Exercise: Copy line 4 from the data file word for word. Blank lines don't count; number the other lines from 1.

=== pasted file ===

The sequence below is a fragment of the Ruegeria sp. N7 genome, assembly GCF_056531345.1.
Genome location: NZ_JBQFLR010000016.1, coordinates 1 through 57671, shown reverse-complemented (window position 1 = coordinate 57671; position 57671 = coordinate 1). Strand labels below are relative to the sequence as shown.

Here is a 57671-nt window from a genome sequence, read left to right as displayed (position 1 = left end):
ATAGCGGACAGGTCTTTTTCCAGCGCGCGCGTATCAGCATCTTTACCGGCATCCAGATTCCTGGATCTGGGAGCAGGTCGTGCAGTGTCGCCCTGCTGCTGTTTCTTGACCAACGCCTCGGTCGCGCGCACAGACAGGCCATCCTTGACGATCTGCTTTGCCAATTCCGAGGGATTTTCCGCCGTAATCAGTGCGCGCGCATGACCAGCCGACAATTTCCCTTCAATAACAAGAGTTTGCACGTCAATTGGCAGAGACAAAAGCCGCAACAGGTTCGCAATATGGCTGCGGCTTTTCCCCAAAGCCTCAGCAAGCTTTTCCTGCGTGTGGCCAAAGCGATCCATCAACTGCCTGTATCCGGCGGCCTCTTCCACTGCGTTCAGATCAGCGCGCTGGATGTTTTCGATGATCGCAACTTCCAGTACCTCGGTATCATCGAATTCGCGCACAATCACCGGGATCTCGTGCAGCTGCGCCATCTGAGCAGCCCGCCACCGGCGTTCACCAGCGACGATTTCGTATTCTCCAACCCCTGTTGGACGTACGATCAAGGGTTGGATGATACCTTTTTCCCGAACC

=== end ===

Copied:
ATAGCGGACAGGTCTTTTTCCAGCGCGCGCGTATCAGCATCTTTACCGGCATCCAGATTCCTGGATCTGGGAGCAGGTCGTGCAGTGTCGCCCTGCTGCTGTTTCTTGACCAACGCCTCGGTCGCGCGCACAGACAGGCCATCCTTGACGATCTGCTTTGCCAATTCCGAGGGATTTTCCGCCGTAATCAGTGCGCGCGCATGACCAGCCGACAATTTCCCTTCAATAACAAGAGTTTGCACGTCAATTGGCAGAGACAAAAGCCGCAACAGGTTCGCAATATGGCTGCGGCTTTTCCCCAAAGCCTCAGCAAGCTTTTCCTGCGTGTGGCCAAAGCGATCCATCAACTGCCTGTATCCGGCGGCCTCTTCCACTGCGTTCAGATCAGCGCGCTGGATGTTTTCGATGATCGCAACTTCCAGTACCTCGGTATCATCGAATTCGCGCACAATCACCGGGATCTCGTGCAGCTGCGCCATCTGAGCAGCCCGCCACCGGCGTTCACCAGCGACGATTTCGTATTCTCCAACCCCTGTTGGACGTACGATCAAGGGTTGGATGATACCTTTTTCCCGAACC